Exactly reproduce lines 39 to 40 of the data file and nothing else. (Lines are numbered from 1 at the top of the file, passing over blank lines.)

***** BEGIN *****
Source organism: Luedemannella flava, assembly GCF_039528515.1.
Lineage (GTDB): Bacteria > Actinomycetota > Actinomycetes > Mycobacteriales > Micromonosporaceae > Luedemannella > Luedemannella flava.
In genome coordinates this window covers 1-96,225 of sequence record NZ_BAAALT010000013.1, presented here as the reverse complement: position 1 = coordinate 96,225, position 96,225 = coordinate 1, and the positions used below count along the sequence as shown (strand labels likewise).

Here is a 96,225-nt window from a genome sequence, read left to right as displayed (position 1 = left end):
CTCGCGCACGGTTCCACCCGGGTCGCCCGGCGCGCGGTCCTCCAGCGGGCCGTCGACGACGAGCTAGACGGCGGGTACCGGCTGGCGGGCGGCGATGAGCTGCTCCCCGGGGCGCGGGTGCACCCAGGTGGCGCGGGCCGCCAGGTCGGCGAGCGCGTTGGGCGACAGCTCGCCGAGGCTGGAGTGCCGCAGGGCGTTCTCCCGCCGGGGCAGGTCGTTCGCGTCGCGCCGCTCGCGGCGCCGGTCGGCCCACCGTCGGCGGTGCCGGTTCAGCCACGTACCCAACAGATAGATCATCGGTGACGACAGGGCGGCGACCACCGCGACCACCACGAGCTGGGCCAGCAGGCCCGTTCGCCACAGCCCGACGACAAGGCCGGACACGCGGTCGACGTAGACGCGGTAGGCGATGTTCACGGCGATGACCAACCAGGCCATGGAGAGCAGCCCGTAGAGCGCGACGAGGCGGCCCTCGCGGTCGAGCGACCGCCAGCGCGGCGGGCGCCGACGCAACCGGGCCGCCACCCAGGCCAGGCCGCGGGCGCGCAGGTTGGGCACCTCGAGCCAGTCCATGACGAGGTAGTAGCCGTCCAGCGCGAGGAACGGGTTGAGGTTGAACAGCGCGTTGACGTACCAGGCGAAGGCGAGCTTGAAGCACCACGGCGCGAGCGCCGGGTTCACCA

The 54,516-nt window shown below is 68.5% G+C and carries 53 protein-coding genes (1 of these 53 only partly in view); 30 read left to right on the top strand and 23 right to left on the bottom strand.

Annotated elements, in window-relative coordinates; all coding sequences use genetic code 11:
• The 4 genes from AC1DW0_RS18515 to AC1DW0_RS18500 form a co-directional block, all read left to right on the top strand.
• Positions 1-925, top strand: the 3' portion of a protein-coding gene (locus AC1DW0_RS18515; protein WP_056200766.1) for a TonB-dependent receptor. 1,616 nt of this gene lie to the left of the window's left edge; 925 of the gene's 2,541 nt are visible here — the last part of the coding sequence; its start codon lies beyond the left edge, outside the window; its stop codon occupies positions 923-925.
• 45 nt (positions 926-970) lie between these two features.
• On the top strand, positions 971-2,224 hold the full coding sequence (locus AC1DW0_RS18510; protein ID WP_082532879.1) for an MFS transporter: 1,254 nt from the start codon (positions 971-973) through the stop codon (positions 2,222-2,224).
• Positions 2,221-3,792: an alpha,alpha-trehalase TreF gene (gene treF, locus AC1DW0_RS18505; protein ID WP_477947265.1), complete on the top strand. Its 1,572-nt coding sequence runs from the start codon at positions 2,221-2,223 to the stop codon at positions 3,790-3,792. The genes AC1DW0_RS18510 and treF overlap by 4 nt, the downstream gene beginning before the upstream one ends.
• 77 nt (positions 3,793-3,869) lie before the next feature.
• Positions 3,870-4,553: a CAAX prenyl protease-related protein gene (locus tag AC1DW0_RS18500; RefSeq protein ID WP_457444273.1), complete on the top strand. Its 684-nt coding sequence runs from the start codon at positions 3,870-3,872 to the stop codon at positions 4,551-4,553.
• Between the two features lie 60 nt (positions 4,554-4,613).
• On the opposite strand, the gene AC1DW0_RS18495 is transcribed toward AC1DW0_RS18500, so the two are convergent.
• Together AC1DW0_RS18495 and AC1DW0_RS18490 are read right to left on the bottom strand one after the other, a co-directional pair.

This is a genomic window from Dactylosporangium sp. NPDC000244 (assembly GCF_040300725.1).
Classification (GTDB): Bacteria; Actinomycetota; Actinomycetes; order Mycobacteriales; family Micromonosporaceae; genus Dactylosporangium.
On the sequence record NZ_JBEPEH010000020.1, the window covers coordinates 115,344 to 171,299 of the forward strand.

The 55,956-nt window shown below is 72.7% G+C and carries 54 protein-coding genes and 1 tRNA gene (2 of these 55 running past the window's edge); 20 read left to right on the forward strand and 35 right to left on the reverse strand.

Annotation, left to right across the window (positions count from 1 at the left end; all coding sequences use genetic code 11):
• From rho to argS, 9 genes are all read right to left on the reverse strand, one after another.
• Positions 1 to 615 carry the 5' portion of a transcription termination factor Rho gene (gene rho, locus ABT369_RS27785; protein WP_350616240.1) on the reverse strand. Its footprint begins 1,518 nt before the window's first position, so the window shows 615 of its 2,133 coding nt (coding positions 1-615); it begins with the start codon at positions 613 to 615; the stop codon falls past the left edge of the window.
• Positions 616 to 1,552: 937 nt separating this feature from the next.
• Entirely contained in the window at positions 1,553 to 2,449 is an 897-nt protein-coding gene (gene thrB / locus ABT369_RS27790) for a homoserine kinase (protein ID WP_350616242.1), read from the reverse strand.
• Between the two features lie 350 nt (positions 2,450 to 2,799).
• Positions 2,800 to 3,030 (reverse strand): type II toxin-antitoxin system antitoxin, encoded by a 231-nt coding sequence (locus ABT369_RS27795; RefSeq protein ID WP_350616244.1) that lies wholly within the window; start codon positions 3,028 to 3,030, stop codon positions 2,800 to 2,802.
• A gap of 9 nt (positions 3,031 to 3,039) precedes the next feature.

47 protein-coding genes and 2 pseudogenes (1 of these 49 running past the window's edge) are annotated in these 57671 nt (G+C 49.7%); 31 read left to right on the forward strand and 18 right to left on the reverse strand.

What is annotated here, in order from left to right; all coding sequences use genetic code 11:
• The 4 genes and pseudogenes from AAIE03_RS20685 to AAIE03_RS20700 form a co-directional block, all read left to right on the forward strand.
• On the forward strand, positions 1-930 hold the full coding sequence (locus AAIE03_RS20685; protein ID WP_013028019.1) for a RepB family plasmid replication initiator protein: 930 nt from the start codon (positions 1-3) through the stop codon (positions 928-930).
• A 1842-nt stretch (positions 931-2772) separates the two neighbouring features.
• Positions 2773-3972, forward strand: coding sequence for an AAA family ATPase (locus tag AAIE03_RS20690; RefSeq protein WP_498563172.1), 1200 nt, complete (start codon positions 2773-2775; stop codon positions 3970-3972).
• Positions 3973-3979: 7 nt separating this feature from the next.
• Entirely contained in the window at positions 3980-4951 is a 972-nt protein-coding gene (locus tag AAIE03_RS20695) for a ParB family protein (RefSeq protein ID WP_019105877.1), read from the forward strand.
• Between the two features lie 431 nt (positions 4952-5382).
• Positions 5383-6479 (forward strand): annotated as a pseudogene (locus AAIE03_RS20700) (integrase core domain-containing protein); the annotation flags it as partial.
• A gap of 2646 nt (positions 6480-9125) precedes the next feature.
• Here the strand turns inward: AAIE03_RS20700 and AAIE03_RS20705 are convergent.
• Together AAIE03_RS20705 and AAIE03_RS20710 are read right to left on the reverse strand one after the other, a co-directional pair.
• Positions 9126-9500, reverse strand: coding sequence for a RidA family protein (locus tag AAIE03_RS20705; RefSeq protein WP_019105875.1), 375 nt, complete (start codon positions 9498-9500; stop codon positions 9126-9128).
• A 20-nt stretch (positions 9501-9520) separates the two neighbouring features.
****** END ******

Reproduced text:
• Positions 5383-6479 (forward strand): annotated as a pseudogene (locus AAIE03_RS20700) (integrase core domain-containing protein); the annotation flags it as partial.
• A gap of 2646 nt (positions 6480-9125) precedes the next feature.